The first full working week began with news about the FTX exchange. Of course, this news is not the most cheerful, but the cryptans are still worried about the fate of the bankrupt exchange.
$40 million for hospitality
Edition business insiderciting court documents, wrote that in the nine months before the collapse of FTX, top managers of the company spent $40 million on hotels, flights and restaurants.
Moreover, only $15 million was spent on housing, of which $5.8 million was spent on accommodation in a prestigious area of New Providence in the Bahamas. It was in this place that the former head of the business empire, Sam Bankman-Freed, lived before his arrest.
$3.6 million was allocated to pay for accommodation in the four-star Grand Hyatt hotel, $800,000 in the five-star Rosewood. Another $7 million was spent on restaurants and food, $4 million on air travel and $500,000 on delivery services. In general, the leaders of the company did not limit themselves in anything and spent the money of clients without any hesitation. This is not counting the fact that employees were compensated for gasoline, expensive cars and any related expenses when traveling around the world.
In November, it also became known that Sam Bankman-Fried, his parents and FTX executives owned a total of 19 of the most expensive properties worth $121 million.
Arrest of shares
While the media counted FTX spending on the luxurious life of its leaders, the US Department of Justice seized for 55,273,469 shares of Robinhood worth approximately $456 million in exchange litigation. In addition, the agency seized $20 million that was kept by the brokerage company ED&F Man Capital Markets.
The Justice Department emphasizes that the assets were involved in crimes related to fraud and money laundering.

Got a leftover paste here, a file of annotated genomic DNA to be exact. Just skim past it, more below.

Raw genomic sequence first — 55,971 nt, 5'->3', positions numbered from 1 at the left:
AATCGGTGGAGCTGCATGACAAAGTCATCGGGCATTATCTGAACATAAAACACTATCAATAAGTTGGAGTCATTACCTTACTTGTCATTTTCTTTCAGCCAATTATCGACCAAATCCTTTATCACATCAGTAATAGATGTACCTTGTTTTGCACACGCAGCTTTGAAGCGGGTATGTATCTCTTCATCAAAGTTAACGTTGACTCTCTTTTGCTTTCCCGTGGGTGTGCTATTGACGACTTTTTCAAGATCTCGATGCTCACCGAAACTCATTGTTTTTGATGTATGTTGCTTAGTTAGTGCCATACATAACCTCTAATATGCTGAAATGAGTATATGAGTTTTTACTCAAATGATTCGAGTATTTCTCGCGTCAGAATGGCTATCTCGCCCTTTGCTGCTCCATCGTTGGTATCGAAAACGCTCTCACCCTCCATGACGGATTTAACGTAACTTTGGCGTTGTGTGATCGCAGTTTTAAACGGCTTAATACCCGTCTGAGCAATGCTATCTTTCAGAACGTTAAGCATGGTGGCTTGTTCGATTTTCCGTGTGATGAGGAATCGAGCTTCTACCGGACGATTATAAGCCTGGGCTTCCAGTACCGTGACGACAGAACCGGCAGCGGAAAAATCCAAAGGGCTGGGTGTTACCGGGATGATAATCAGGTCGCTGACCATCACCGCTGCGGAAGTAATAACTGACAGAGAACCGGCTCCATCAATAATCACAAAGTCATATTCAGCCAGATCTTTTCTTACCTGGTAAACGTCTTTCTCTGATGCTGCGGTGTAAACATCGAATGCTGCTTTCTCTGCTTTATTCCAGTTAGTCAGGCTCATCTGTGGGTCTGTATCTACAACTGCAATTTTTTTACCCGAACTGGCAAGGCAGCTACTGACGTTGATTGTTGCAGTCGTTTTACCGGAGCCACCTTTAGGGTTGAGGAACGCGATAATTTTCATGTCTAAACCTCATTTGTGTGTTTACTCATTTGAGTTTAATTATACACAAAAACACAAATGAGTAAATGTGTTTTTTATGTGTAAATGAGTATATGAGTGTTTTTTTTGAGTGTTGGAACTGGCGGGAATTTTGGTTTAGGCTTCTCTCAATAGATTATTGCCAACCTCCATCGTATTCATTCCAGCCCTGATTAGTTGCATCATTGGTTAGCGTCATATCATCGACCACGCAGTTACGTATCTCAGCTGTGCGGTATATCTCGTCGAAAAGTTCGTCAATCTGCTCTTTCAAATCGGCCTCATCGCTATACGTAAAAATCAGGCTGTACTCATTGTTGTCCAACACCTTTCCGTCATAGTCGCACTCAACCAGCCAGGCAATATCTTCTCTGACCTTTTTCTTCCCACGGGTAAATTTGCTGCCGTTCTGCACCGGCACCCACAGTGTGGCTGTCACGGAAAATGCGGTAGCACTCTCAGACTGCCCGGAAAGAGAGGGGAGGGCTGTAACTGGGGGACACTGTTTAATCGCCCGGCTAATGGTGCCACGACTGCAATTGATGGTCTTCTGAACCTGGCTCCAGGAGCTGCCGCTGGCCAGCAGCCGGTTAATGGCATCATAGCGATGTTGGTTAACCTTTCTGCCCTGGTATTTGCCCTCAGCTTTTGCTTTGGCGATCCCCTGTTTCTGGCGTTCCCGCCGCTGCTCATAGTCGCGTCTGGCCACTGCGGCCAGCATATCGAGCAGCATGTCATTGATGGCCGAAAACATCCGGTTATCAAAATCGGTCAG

In November, bankrupt BlockFi filed a lawsuit against Sam Bankman-Fried’s company Emergent Fidelity Technologies in an attempt to return shares of Robinhood promised to it as collateral.
BlockFi effectively blamed its bankruptcy on FTX and Alameda, saying the latter defaulted on a $680 million secured loan in early November, just as the SBF empire began to crumble. On Nov. 9, an agreement was struck between BlockFi and Emergent to “guarantee the payment obligations of an unnamed borrower by providing shares as collateral.” The borrower turned out to be Alameda, and the stock in question was Robinhood (HOOD).
In May 2022, Emergent spent more than $648 million to acquire 56.28 million shares of the online broker (7.6% stake). This caused a 23% jump in the share price.
Shortly before FTX filed for bankruptcy, there were reports that Bankman-Fried was trying to sell Robinhood shares privately using the Signal app. According to the FT, he continued to negotiate the terms even after reaching an agreement with BlockFi.
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